The Sorrows of Satan

Music by Luke Bateman, book and lyrics by Michael Conley
Produced by Alfred Taylor-Gaunt and Aisling Tara
Brocket Hall

The Sorrows of Satan Credit: Press image
Molly Lynch
Luke Bateman
The Sorrows of Satan being filmed at Brocket Hall
Michael Conley

I had the pleasure of first seeing The Sorrows of Satan when it premièred in 2017.

It is a comic double dose of the Faust legend with the show’s main protagonist, impoverished would-be playwright Geoffrey Tempest, falling into the same trap he has set for the hero of his own play with music (nothing as base as a musical, please note!), The Sorrows of Satan.

For this stage adaptation of the 1895 hit novel by Marie Corelli, composer Luke Batman and book and lyric writer Michael Conley have reset the action in the mid-1920s.

This makes plausible the premise that wealthy foreigner with cash to splash as patron of the arts, Lucio, is deemed exotically attractive and accepted in high society with no questions asked. The sybaritic Roaring Twenties also make a comfortable backdrop to contrast Geoffrey's principles and reverence for the arts against the hedonism of the others as well as the difference in their social class.

The pretentious young Geoffrey, who will do anything to see his play with music produced on the West End stage, is too gullible and awed to question the bossy Lucio or even see what is so apparent to everyone else. This is the source of some of the comedy but there is much else comic besides with some in-jokes and recurring gags both musical and physical, plus Conley's lyrics are witty and have some deliciously devilish rhyming.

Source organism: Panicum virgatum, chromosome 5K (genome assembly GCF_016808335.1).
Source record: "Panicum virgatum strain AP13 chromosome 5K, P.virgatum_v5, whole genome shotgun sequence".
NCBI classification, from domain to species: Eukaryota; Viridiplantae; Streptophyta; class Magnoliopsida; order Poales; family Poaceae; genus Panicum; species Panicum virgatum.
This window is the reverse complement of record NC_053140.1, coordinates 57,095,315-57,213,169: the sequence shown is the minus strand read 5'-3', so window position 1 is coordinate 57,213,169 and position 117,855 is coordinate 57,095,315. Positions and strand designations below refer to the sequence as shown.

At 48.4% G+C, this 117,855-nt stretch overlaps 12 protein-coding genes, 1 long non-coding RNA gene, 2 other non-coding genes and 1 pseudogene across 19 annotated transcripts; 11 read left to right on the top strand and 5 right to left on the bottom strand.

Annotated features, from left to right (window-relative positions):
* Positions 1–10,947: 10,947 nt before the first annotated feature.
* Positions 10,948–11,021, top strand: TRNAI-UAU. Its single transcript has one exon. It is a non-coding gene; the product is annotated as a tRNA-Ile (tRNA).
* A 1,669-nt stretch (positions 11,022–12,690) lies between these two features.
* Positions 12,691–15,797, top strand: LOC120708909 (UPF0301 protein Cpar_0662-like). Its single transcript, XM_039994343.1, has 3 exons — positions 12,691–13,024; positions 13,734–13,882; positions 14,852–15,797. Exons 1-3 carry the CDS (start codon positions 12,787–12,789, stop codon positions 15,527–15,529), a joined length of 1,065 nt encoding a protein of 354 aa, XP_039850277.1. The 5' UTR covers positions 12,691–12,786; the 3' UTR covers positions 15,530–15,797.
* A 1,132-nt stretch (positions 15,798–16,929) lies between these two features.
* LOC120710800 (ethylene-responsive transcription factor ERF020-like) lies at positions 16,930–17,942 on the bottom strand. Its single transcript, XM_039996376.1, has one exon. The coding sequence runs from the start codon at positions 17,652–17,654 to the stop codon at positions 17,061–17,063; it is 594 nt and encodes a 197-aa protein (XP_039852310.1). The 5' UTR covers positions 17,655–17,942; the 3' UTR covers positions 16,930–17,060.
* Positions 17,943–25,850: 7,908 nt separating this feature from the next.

All those features are still present in the show that had me falling about with laughter back in 2017. It was an absolute hoot, prompting an effusive review, and such that I immediately looked forward to seeing The Sorrows of Satan again, which I did yesterday, in filmed form.

Although the filmed show has all its constituent parts and I was again amused and entertained, there was something missing.

From memory, there have been some tweaks since the original staging, and certainly the setting could not be more different from the diminutive Tristram Bates Theatre, which offered an intimacy for this chamber musical that is now absent.

Filmed in the opulence of Hertfordshire stately home Brocket Hall, this chamber piece becomes dwarfed.

Whilst the lavishness of the Hall's vast ballroom presents a realistic home for the affluent Lucio and Geoffrey's social discomfort, this filmed version fails to get the show across the gap and reach beyond the camera.

Bateman and Conley have taken the roles they themselves wrote; the former is an amiable if slightly calm Geoffrey, and Conley delivers a debonaire Groucho Marx-style Lucio whose devil-may-care joy could be tempered by a bit more wickedness.

Reviewer: Sandra Giorgetti